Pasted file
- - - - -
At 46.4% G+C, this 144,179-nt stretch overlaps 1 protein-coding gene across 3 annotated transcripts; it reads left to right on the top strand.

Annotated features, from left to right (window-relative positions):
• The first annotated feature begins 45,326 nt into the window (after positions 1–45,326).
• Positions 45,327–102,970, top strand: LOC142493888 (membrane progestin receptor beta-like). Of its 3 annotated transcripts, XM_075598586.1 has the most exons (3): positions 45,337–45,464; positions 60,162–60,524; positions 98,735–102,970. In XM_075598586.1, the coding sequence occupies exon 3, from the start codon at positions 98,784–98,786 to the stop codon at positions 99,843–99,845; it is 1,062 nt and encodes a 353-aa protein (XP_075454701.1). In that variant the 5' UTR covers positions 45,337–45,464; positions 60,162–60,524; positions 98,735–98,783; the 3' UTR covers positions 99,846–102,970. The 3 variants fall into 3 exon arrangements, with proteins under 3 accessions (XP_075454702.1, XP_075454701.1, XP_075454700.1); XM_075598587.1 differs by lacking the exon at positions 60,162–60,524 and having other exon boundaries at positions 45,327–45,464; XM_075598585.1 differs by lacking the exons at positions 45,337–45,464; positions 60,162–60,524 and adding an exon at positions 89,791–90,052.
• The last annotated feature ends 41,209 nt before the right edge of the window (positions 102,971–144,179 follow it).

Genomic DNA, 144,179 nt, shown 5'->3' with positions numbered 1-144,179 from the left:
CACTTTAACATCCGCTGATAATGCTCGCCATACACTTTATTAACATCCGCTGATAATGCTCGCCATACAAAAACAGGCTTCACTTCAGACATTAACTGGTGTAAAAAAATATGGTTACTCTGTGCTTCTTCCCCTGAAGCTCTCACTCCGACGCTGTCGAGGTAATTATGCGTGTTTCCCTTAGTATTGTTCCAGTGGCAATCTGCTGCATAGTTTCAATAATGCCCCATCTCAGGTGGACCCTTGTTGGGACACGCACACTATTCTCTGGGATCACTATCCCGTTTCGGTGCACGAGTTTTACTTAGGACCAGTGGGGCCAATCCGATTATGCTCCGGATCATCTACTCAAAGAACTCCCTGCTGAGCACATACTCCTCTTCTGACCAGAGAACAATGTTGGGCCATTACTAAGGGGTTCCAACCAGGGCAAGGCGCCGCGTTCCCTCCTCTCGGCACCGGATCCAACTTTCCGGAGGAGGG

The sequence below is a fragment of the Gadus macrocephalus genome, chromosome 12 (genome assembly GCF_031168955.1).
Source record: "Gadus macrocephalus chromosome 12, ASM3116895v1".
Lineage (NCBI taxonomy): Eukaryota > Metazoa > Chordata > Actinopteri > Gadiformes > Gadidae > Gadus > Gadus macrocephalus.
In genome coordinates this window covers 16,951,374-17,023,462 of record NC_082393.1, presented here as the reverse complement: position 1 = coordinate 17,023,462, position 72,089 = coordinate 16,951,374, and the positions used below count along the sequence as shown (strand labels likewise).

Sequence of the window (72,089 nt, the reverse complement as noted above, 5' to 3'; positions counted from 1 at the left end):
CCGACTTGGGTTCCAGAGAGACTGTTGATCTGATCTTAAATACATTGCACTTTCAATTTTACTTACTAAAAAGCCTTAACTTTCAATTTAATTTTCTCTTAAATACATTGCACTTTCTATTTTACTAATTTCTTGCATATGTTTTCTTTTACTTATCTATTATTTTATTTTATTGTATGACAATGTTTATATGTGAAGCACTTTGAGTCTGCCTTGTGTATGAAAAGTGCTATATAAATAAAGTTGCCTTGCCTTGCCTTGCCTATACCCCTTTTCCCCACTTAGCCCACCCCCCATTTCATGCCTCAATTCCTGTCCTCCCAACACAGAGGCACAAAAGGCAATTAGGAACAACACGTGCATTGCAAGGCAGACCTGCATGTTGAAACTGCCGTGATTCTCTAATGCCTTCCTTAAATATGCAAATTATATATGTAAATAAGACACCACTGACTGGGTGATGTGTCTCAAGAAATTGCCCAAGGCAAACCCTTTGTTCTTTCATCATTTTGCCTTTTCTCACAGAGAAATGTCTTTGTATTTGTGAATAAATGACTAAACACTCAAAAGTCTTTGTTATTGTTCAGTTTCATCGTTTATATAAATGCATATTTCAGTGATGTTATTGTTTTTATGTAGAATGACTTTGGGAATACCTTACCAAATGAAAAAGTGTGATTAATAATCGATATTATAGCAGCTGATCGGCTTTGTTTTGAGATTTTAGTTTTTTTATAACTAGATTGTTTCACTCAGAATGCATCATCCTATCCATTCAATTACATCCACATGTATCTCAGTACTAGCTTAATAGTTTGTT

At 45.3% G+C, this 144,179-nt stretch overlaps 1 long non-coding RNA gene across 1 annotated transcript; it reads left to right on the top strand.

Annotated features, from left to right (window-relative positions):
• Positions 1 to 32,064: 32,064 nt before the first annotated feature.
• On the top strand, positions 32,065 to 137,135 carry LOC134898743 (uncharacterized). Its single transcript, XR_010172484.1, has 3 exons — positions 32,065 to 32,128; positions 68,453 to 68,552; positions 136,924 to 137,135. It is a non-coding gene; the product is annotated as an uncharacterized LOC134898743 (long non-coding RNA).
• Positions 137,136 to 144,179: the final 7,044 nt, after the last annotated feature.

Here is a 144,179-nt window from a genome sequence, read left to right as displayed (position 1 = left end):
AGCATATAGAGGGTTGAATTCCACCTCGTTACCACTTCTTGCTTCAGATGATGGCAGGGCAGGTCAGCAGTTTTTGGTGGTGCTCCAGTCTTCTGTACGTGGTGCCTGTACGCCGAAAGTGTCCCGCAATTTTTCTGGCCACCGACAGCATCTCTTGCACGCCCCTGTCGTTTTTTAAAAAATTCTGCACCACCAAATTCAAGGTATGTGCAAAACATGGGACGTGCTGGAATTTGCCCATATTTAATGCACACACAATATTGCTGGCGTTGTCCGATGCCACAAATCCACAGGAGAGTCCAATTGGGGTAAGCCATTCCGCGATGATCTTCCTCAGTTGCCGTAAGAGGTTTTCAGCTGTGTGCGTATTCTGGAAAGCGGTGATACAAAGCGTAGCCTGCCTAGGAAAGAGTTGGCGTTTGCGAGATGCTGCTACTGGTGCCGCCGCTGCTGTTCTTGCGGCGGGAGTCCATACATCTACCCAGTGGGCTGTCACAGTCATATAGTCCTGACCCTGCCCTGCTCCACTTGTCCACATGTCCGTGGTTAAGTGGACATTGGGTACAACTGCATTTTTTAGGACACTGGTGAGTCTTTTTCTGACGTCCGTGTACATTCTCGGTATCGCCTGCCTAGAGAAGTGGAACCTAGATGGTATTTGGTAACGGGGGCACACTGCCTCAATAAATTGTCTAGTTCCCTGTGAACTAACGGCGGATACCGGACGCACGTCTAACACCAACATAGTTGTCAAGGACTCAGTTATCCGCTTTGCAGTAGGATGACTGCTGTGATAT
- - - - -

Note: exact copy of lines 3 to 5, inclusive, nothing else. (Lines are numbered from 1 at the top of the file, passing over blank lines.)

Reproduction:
• The first annotated feature begins 45,326 nt into the window (after positions 1–45,326).
• Positions 45,327–102,970, top strand: LOC142493888 (membrane progestin receptor beta-like). Of its 3 annotated transcripts, XM_075598586.1 has the most exons (3): positions 45,337–45,464; positions 60,162–60,524; positions 98,735–102,970. In XM_075598586.1, the coding sequence occupies exon 3, from the start codon at positions 98,784–98,786 to the stop codon at positions 99,843–99,845; it is 1,062 nt and encodes a 353-aa protein (XP_075454701.1). In that variant the 5' UTR covers positions 45,337–45,464; positions 60,162–60,524; positions 98,735–98,783; the 3' UTR covers positions 99,846–102,970. The 3 variants fall into 3 exon arrangements, with proteins under 3 accessions (XP_075454702.1, XP_075454701.1, XP_075454700.1); XM_075598587.1 differs by lacking the exon at positions 60,162–60,524 and having other exon boundaries at positions 45,327–45,464; XM_075598585.1 differs by lacking the exons at positions 45,337–45,464; positions 60,162–60,524 and adding an exon at positions 89,791–90,052.
• The last annotated feature ends 41,209 nt before the right edge of the window (positions 102,971–144,179 follow it).